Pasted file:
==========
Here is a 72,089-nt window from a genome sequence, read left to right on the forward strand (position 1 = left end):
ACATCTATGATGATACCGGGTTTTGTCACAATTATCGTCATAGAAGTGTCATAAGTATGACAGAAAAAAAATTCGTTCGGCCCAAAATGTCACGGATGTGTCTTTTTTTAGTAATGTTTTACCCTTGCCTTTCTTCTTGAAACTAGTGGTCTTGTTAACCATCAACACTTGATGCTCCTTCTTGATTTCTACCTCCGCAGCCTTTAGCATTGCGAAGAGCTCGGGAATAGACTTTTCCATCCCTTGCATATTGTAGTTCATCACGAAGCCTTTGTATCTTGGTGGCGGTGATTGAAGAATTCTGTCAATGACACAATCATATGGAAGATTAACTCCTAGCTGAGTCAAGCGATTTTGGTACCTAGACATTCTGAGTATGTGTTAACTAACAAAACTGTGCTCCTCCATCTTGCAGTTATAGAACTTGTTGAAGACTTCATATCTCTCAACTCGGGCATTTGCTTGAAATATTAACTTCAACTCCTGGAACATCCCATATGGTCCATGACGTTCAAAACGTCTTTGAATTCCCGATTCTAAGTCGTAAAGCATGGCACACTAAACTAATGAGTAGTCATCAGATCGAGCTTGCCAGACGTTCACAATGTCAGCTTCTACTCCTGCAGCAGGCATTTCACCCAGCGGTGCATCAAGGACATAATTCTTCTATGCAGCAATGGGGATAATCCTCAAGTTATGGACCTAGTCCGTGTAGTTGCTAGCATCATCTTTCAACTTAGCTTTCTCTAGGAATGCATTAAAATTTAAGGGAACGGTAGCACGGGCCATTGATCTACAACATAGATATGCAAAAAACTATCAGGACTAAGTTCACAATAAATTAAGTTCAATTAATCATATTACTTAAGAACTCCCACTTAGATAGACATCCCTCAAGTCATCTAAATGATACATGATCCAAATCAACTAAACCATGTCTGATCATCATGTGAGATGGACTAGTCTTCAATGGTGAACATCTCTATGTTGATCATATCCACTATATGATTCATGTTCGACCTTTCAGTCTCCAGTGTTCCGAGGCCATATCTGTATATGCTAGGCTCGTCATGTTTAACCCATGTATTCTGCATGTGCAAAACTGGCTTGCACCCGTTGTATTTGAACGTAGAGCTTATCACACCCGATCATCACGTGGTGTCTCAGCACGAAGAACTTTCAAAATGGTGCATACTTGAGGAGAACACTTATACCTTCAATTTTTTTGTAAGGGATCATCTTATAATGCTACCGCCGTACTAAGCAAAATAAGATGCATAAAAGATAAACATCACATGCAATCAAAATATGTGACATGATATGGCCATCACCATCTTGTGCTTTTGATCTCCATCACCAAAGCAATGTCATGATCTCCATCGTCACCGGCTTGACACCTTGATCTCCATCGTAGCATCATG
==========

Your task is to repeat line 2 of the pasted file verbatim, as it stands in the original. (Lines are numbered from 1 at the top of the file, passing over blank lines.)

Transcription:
ACATCTATGATGATACCGGGTTTTGTCACAATTATCGTCATAGAAGTGTCATAAGTATGACAGAAAAAAAATTCGTTCGGCCCAAAATGTCACGGATGTGTCTTTTTTTAGTAATGTTTTACCCTTGCCTTTCTTCTTGAAACTAGTGGTCTTGTTAACCATCAACACTTGATGCTCCTTCTTGATTTCTACCTCCGCAGCCTTTAGCATTGCGAAGAGCTCGGGAATAGACTTTTCCATCCCTTGCATATTGTAGTTCATCACGAAGCCTTTGTATCTTGGTGGCGGTGATTGAAGAATTCTGTCAATGACACAATCATATGGAAGATTAACTCCTAGCTGAGTCAAGCGATTTTGGTACCTAGACATTCTGAGTATGTGTTAACTAACAAAACTGTGCTCCTCCATCTTGCAGTTATAGAACTTGTTGAAGACTTCATATCTCTCAACTCGGGCATTTGCTTGAAATATTAACTTCAACTCCTGGAACATCCCATATGGTCCATGACGTTCAAAACGTCTTTGAATTCCCGATTCTAAGTCGTAAAGCATGGCACACTAAACTAATGAGTAGTCATCAGATCGAGCTTGCCAGACGTTCACAATGTCAGCTTCTACTCCTGCAGCAGGCATTTCACCCAGCGGTGCATCAAGGACATAATTCTTCTATGCAGCAATGGGGATAATCCTCAAGTTATGGACCTAGTCCGTGTAGTTGCTAGCATCATCTTTCAACTTAGCTTTCTCTAGGAATGCATTAAAATTTAAGGGAACGGTAGCACGGGCCATTGATCTACAACATAGATATGCAAAAAACTATCAGGACTAAGTTCACAATAAATTAAGTTCAATTAATCATATTACTTAAGAACTCCCACTTAGATAGACATCCCTCAAGTCATCTAAATGATACATGATCCAAATCAACTAAACCATGTCTGATCATCATGTGAGATGGACTAGTCTTCAATGGTGAACATCTCTATGTTGATCATATCCACTATATGATTCATGTTCGACCTTTCAGTCTCCAGTGTTCCGAGGCCATATCTGTATATGCTAGGCTCGTCATGTTTAACCCATGTATTCTGCATGTGCAAAACTGGCTTGCACCCGTTGTATTTGAACGTAGAGCTTATCACACCCGATCATCACGTGGTGTCTCAGCACGAAGAACTTTCAAAATGGTGCATACTTGAGGAGAACACTTATACCTTCAATTTTTTTGTAAGGGATCATCTTATAATGCTACCGCCGTACTAAGCAAAATAAGATGCATAAAAGATAAACATCACATGCAATCAAAATATGTGACATGATATGGCCATCACCATCTTGTGCTTTTGATCTCCATCACCAAAGCAATGTCATGATCTCCATCGTCACCGGCTTGACACCTTGATCTCCATCGTAGCATCATG